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    (Original post by DFranklin)
    Yes, I would also be frustrated at that. The thing is, the interviewers don't generally want to give someone a 'special' interview with questions directed at them in particular, because it's hard to compare that interview with the standard ones everyone else gets.
    I can understand this viewpoint and that's fair enough on their behalf. I suppose it possibly didn't help that all of my interviewers were applied mathematicians...

    It really depends on how much time they get to examine each application (not much, I suspect); I think losing marks on the Physics practical is not that unusual, and something I'd expect them to be sympathetic about if they actually noticed, for example.
    I think they have a window of about 20 hours to pick files from the pool over a 3 day period in early January, so yes, I don't think there was enough time for me to be fished by another college. As far as the physics goes, this too was my hope for the situation but I guess it didn't turn out so well.

    Sounds like a fair plan; too early to make a decision without it being based on emotion anyhow. Personally I'd pick Warwick over Imperial every time (but that is largely based on I'd hate to study in London, so mileage may vary).
    Thanks to Jonnyboy1993, I've booked an open day at Imperial tomorrow so I'll take a look into it. If I do decide that reapplying is not in my interest then it will be a tough choice between Warwick and Imperial. Thankfully, Warwick have asked me for a fairly easy offer so I can use them as firm and insurance rather than having to choose one over the other due to high requirements. I just don't feel as though luck was on my side this year and the most off-putting thing about reapplying is that I keep thinking, if 97 marks in STEP I whilst competing against Warwick offer holders who are, on average, a year older than myself is not good enough then what am I supposed to do this year to stand off the page? I'm thinking I'm going to need an S in STEP II or III this time, plus high UMS in FMaths.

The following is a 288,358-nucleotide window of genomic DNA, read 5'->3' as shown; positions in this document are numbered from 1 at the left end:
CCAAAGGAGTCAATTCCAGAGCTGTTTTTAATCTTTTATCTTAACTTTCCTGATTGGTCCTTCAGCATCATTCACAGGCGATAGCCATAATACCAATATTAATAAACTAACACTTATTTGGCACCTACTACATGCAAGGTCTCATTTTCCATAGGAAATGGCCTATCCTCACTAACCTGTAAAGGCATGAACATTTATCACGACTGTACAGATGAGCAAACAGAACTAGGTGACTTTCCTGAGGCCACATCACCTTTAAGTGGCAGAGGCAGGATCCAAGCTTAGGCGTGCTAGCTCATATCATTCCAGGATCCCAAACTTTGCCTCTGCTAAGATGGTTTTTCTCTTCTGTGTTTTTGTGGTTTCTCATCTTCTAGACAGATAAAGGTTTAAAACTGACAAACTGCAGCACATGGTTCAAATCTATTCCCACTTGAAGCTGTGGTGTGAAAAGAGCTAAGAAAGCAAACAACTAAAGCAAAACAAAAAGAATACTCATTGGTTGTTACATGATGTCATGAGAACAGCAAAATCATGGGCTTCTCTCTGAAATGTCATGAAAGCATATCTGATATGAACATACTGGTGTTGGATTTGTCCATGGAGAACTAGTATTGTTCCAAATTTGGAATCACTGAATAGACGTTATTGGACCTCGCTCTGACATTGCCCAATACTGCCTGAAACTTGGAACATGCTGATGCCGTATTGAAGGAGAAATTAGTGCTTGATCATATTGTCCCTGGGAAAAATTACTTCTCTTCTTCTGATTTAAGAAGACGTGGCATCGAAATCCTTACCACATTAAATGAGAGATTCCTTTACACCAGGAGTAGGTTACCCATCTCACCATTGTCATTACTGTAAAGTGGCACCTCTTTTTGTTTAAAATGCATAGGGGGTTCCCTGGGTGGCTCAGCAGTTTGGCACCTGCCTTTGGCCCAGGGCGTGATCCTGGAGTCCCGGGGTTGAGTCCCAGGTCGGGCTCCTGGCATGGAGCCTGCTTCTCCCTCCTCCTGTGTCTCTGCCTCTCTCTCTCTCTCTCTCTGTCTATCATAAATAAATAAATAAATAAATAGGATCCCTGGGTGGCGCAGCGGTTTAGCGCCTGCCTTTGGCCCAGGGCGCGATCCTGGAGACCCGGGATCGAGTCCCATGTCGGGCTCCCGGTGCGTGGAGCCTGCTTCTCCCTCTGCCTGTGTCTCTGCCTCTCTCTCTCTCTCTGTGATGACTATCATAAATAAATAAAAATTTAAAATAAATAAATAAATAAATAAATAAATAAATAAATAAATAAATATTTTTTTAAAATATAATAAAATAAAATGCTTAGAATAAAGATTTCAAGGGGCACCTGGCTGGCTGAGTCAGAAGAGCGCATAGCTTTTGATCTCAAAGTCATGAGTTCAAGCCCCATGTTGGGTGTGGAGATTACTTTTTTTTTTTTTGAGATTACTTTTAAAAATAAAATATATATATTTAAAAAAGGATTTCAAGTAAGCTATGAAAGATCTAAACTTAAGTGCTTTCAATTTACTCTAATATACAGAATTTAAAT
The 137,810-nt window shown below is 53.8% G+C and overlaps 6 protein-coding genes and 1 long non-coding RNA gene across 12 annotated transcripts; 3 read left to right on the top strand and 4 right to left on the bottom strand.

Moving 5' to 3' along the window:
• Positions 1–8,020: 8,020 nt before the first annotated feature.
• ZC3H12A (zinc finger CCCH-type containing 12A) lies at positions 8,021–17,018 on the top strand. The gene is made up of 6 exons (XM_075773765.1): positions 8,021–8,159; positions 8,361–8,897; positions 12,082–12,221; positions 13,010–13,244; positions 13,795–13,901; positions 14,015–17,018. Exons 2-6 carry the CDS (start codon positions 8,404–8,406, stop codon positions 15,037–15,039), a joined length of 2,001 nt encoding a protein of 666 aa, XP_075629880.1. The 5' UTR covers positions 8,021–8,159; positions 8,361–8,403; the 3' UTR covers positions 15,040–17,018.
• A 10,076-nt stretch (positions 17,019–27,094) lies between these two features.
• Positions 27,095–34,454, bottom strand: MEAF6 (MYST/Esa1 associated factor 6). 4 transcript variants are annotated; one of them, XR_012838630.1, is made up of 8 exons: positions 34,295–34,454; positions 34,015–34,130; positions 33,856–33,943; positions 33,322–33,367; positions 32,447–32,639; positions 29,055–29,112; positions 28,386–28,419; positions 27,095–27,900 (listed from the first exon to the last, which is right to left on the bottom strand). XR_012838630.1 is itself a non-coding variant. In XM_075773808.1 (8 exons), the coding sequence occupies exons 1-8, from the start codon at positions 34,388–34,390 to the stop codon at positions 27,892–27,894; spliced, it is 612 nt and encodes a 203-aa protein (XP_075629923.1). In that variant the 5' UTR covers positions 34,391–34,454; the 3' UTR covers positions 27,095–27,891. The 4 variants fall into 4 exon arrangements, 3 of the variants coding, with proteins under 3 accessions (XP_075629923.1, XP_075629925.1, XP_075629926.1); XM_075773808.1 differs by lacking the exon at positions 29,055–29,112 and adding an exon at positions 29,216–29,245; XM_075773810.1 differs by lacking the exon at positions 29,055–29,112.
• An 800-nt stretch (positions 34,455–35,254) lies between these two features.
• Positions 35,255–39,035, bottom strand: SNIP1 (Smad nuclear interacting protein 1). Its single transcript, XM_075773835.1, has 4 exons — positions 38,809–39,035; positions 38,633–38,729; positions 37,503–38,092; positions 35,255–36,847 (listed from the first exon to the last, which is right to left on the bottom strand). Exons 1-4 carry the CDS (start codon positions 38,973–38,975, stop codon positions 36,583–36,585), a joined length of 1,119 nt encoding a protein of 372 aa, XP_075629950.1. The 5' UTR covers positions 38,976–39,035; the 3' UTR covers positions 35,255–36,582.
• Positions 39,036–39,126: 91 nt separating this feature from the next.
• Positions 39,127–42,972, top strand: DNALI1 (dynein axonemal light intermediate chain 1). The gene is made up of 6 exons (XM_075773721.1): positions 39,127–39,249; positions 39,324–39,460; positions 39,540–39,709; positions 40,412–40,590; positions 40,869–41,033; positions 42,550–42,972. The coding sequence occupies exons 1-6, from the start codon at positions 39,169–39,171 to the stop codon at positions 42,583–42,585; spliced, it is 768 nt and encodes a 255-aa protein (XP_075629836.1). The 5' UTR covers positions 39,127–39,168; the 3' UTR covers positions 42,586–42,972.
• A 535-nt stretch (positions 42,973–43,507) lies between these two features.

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    (Original post by Farhan.Hanif93)
    I just don't feel as though luck was on my side this year and the most off-putting thing about reapplying is that I keep thinking, if 97 marks in STEP I whilst competing against Warwick offer holders who are, on average, a year older than myself is not good enough then what am I supposed to do this year to stand off the page? I'm thinking I'm going to need an S in STEP II or III this time, plus high UMS in FMaths.
    If the worst happens, I'd definitely get some feedback; that will give you an idea whether it was bad luck, something you can fix, or something you can't fix.

    If you can do it, an S in STEP II/III and high UMS in FM sound like good things to aim for.
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    (Original post by Farhan.Hanif93)

    Thanks to Jonnyboy1993, I've booked an open day at Imperial tomorrow so I'll take a look into it. If I do decide that reapplying is not in my interest then it will be a tough choice between Warwick and Imperial. Thankfully, Warwick have asked me for a fairly easy offer so I can use them as firm and insurance rather than having to choose one over the other due to high requirements. I just don't feel as though luck was on my side this year and the most off-putting thing about reapplying is that I keep thinking, if 97 marks in STEP I whilst competing against Warwick offer holders who are, on average, a year older than myself is not good enough then what am I supposed to do this year to stand off the page? I'm thinking I'm going to need an S in STEP II or III this time, plus high UMS in FMaths.
    The Imperial Open Day should be good! If it's a Maths one I mean.
    I went to one as part of my interview in December, and the guy that did the lecture was fantastic. You'll know him by his trousers, maybe.
    I really enjoyed.

    I'm also struggling to decide between Warwick and Imperial, so I'm off to a Warwick open day on 23/02.
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    (Original post by Farhan.Hanif93)